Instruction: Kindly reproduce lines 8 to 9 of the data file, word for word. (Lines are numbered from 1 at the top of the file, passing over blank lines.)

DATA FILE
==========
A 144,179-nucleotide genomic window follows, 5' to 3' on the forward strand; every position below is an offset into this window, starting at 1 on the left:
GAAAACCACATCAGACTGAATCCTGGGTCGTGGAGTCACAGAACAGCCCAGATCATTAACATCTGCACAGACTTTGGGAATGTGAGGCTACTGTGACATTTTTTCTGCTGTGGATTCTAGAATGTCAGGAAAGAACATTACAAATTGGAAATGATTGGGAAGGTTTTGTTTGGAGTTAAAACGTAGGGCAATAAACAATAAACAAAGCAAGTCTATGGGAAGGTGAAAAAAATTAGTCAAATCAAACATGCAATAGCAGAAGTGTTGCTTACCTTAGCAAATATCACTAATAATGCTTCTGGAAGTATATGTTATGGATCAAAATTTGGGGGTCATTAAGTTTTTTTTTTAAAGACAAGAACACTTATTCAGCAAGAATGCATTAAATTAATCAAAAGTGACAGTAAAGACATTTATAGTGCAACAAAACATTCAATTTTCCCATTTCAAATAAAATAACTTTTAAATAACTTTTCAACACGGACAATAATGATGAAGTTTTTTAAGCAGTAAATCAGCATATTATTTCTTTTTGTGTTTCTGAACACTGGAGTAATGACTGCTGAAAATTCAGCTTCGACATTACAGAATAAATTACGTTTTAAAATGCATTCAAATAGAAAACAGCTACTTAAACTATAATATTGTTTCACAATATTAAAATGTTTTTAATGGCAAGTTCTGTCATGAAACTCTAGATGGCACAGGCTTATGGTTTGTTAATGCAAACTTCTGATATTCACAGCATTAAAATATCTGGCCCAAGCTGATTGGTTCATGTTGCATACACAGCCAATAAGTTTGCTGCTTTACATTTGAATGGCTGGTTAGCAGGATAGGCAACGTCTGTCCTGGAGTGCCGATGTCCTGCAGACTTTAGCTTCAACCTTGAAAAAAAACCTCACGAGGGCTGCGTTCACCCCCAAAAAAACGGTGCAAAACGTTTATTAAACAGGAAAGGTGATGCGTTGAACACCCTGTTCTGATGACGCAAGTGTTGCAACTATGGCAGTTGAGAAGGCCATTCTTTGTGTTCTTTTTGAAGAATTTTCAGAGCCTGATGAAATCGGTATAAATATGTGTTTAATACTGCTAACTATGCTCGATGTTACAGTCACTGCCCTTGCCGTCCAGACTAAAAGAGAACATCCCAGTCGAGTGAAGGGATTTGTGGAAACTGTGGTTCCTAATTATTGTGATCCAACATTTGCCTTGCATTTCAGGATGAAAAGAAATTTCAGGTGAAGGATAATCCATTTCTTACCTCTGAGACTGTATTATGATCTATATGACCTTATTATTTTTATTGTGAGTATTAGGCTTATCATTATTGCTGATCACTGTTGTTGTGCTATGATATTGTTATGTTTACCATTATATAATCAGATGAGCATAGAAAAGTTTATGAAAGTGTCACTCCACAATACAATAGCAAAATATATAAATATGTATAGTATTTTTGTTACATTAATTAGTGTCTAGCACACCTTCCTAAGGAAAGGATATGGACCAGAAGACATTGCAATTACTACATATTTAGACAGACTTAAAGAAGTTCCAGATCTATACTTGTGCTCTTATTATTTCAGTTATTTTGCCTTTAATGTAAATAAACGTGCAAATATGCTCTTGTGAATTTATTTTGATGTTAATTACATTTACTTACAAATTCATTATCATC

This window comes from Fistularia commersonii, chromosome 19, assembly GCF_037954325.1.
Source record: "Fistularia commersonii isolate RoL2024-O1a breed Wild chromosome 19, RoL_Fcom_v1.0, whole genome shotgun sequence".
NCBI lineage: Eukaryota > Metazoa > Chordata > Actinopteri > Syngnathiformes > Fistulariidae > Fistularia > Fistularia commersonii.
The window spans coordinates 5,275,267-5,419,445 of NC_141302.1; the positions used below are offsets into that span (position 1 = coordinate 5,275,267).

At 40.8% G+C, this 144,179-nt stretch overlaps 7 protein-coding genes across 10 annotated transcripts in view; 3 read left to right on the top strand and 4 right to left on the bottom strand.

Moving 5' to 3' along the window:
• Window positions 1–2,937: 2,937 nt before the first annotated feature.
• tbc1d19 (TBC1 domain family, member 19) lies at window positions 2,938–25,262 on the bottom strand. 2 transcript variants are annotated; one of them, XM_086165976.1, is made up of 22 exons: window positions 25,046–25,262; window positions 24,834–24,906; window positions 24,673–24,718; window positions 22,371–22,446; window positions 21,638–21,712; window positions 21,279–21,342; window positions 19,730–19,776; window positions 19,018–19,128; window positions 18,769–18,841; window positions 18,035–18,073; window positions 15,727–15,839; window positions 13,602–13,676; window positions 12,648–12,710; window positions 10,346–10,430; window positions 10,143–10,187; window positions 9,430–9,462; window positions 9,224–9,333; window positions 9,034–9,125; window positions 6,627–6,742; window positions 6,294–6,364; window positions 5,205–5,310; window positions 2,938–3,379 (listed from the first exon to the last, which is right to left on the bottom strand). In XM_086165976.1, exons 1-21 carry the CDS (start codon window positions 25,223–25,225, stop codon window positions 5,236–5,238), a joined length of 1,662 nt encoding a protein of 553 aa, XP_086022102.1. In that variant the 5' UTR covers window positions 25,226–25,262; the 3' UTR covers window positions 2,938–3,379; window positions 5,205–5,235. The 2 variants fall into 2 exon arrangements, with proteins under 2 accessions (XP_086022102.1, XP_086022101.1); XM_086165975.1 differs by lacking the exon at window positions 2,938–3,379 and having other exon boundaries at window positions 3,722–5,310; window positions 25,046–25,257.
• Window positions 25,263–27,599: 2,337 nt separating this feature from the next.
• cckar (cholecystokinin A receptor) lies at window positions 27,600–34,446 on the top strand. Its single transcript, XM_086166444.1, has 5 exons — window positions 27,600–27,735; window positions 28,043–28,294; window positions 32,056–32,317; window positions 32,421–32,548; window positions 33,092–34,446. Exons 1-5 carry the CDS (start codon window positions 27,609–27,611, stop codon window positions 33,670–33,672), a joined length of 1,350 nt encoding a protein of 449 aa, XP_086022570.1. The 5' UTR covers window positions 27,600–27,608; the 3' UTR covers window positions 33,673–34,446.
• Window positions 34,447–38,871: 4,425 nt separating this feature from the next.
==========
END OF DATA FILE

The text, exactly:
Moving 5' to 3' along the window:
• Window positions 1–2,937: 2,937 nt before the first annotated feature.